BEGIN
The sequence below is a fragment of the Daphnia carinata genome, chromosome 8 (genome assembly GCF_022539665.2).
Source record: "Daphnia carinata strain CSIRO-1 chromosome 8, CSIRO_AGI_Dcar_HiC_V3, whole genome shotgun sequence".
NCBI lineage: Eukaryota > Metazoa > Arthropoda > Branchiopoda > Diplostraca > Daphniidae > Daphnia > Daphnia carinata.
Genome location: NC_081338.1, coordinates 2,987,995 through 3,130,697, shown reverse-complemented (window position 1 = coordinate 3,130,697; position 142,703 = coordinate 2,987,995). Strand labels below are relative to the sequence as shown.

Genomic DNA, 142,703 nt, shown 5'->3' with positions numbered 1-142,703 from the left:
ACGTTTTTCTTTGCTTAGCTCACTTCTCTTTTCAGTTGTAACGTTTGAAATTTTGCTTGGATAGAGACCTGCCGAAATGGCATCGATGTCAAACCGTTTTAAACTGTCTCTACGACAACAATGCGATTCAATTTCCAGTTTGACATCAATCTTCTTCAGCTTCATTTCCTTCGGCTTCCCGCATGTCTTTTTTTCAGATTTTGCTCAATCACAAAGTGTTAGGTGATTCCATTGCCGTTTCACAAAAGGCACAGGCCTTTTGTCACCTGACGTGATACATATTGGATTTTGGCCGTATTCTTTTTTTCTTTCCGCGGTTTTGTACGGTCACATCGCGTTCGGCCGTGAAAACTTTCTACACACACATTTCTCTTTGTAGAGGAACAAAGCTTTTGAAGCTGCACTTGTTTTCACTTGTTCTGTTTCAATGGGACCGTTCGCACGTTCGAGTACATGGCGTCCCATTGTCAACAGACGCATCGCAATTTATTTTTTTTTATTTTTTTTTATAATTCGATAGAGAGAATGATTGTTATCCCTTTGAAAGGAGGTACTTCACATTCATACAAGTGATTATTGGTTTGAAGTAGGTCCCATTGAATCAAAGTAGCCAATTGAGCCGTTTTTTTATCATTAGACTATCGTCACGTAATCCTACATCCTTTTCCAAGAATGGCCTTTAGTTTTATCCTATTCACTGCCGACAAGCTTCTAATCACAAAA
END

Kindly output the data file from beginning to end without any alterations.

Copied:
The sequence below is a fragment of the Daphnia carinata genome, chromosome 8 (genome assembly GCF_022539665.2).
Source record: "Daphnia carinata strain CSIRO-1 chromosome 8, CSIRO_AGI_Dcar_HiC_V3, whole genome shotgun sequence".
NCBI lineage: Eukaryota > Metazoa > Arthropoda > Branchiopoda > Diplostraca > Daphniidae > Daphnia > Daphnia carinata.
Genome location: NC_081338.1, coordinates 2,987,995 through 3,130,697, shown reverse-complemented (window position 1 = coordinate 3,130,697; position 142,703 = coordinate 2,987,995). Strand labels below are relative to the sequence as shown.

Genomic DNA, 142,703 nt, shown 5'->3' with positions numbered 1-142,703 from the left:
ACGTTTTTCTTTGCTTAGCTCACTTCTCTTTTCAGTTGTAACGTTTGAAATTTTGCTTGGATAGAGACCTGCCGAAATGGCATCGATGTCAAACCGTTTTAAACTGTCTCTACGACAACAATGCGATTCAATTTCCAGTTTGACATCAATCTTCTTCAGCTTCATTTCCTTCGGCTTCCCGCATGTCTTTTTTTCAGATTTTGCTCAATCACAAAGTGTTAGGTGATTCCATTGCCGTTTCACAAAAGGCACAGGCCTTTTGTCACCTGACGTGATACATATTGGATTTTGGCCGTATTCTTTTTTTCTTTCCGCGGTTTTGTACGGTCACATCGCGTTCGGCCGTGAAAACTTTCTACACACACATTTCTCTTTGTAGAGGAACAAAGCTTTTGAAGCTGCACTTGTTTTCACTTGTTCTGTTTCAATGGGACCGTTCGCACGTTCGAGTACATGGCGTCCCATTGTCAACAGACGCATCGCAATTTATTTTTTTTTATTTTTTTTTATAATTCGATAGAGAGAATGATTGTTATCCCTTTGAAAGGAGGTACTTCACATTCATACAAGTGATTATTGGTTTGAAGTAGGTCCCATTGAATCAAAGTAGCCAATTGAGCCGTTTTTTTATCATTAGACTATCGTCACGTAATCCTACATCCTTTTCCAAGAATGGCCTTTAGTTTTATCCTATTCACTGCCGACAAGCTTCTAATCACAAAA